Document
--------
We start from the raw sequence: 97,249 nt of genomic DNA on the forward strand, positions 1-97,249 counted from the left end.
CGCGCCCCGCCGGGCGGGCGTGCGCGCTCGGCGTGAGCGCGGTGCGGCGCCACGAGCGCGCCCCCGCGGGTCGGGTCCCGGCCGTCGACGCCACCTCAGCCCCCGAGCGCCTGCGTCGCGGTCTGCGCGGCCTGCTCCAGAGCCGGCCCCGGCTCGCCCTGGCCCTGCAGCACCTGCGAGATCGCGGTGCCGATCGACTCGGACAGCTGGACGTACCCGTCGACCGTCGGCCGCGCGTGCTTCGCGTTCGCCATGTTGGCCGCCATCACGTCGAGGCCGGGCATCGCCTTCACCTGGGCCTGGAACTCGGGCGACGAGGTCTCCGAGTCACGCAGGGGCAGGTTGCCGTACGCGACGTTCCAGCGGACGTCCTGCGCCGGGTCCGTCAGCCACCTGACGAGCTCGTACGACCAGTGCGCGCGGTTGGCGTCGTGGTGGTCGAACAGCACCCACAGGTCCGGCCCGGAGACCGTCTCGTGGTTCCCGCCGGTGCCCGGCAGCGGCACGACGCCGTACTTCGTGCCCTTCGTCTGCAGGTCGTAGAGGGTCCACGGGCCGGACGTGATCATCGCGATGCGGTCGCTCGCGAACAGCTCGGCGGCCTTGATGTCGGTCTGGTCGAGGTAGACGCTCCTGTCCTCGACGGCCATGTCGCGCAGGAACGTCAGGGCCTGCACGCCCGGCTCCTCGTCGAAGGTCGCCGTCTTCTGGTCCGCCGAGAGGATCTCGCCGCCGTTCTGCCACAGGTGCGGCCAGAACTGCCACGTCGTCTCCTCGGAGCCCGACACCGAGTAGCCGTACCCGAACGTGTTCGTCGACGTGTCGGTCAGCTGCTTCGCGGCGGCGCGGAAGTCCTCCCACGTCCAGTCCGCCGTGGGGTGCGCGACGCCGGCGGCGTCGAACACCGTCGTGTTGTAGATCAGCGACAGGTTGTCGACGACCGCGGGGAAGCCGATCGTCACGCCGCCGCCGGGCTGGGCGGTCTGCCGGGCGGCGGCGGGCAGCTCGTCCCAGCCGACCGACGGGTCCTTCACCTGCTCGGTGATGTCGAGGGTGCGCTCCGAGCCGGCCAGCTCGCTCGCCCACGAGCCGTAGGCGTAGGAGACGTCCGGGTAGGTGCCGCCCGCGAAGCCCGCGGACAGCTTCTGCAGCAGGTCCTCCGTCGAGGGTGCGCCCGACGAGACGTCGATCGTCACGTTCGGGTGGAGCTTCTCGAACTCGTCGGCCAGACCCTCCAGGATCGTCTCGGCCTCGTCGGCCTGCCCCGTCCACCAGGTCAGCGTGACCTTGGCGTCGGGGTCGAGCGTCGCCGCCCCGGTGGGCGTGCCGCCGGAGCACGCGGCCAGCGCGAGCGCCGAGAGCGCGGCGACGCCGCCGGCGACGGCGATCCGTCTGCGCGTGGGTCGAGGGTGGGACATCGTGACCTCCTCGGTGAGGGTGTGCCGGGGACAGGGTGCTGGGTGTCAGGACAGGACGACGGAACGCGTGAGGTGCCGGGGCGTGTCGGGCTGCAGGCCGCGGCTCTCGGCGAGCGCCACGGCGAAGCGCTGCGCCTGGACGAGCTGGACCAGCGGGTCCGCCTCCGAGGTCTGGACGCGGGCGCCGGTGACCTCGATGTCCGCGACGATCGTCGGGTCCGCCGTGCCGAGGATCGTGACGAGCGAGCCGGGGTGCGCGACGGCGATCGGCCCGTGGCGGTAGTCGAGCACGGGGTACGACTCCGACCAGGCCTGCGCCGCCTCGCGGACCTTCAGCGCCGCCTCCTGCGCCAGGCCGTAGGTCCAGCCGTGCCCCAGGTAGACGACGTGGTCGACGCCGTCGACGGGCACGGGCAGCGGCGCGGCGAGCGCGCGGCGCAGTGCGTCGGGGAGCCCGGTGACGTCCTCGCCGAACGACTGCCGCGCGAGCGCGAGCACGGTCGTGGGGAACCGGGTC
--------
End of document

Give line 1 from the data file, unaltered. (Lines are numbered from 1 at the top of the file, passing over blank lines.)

We start from the raw sequence: 97,249 nt of genomic DNA on the forward strand, positions 1-97,249 counted from the left end.